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SolAgra has recently contracted with the University of Delaware (UDel) for two agrivoltaic solar arrays that will be built at UDel’s Newark and Georgetown campuses

SolAgra Corporation CaptureSolAgra Solar Platform. (SolAgra)

These solar arrays are planned to be built and launched for the 2024 growing season, with facilities giving access to students and faculty of the College of Agriculture and Natural Resources, and offering them an opportunity to study the benefits of co-locating solar tracking systems with crop production.

The test crops will mostly comprise of high-value fruits and vegetables like tomatoes, peppers, lettuce and strawberries that are currently bearing the brunt of climate change. Faculty and students in the College of Engineering and Institute of Energy Conversion will gather data on solar electricity generation. Any mutual benefits demonstrated will highlight the potential of using agricultural land for large-scale dual-use PV installations.

SolAgra, which calls its patented technology SolAgra Farming, uses patented elevated solar arrays to produce green energy on farmland while simultaneously sustaining or improving the quality of crops being grown beneath the solar arrays. This unique agrivoltaics technology provides DynamicShifting and CounterTracking of elevated solar arrays to support the dual use of farmland.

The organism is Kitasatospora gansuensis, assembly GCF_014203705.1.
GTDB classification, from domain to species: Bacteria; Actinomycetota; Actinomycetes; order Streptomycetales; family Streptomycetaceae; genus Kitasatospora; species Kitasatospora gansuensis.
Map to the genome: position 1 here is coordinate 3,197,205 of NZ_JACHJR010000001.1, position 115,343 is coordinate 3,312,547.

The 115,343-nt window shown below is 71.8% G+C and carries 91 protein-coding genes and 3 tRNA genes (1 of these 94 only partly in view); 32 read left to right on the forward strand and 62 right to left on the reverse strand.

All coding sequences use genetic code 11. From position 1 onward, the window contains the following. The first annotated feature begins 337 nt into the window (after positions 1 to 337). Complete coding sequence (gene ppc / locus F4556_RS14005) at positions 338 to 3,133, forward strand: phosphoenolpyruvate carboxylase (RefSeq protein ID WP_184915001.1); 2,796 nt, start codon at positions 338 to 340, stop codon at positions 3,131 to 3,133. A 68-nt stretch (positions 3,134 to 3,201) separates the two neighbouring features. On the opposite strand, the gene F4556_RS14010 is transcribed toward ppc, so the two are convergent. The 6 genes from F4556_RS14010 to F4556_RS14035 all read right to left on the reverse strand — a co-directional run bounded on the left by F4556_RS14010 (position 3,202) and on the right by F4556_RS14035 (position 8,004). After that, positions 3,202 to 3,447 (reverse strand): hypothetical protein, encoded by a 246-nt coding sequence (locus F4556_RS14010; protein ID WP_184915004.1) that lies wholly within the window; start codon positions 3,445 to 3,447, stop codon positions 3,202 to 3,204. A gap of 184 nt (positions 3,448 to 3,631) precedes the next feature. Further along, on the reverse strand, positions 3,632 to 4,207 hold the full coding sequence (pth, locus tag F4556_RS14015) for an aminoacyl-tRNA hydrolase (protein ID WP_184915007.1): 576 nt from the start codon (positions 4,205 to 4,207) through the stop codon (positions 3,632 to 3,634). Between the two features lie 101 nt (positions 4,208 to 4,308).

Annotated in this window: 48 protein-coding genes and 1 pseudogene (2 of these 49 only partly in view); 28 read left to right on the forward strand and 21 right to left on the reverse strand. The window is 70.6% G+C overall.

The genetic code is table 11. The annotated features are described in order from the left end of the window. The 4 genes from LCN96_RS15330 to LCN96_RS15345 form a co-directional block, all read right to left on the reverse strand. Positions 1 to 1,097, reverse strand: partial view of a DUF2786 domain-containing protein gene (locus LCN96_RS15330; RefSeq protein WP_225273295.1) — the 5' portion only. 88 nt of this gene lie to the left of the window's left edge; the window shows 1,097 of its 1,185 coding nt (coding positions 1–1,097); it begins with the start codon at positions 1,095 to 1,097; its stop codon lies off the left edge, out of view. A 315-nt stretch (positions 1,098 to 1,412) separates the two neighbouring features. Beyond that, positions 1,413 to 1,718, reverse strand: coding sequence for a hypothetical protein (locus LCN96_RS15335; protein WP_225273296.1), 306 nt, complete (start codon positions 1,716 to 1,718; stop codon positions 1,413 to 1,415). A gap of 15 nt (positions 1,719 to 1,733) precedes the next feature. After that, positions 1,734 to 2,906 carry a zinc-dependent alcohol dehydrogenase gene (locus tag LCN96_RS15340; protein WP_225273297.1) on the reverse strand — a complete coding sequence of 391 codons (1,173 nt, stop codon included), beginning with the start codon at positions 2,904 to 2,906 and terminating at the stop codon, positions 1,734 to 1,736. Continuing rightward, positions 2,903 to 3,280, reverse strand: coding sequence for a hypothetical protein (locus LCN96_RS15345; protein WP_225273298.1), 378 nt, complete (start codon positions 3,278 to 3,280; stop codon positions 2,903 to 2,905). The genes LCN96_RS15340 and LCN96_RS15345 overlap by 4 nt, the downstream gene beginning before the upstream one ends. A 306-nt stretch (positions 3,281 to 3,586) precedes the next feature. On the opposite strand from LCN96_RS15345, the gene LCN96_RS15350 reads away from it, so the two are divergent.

Moreover, the company’s Solar Platform and its hinged design not only allows multiple configurations for a plethora of crops, but also controls the mobility of the structure to help regulate the location of sunlight and shade landing on the field. This allows farmers to control the amount of shade the crops receive while maintaining solar power production.

In addition to enjoying the shielding from excess sunlight, rain and hail, the farmers are also entitled to receive a portion of the power sales revenue from SolAgra in lieu of land-lease payments. 

"UDel is really excited to be partnering with SolAgra to be the first demonstration site for this new type of agrivoltaic system,” said co-PI, Steven Hegedus, an electrical and computer engineering professor and senior scientist at UDel's Institute of Energy Conversion. “Two of the greatest challenges for the future are providing clean energy and food in a changing climate. It makes sense to find a common solution.”

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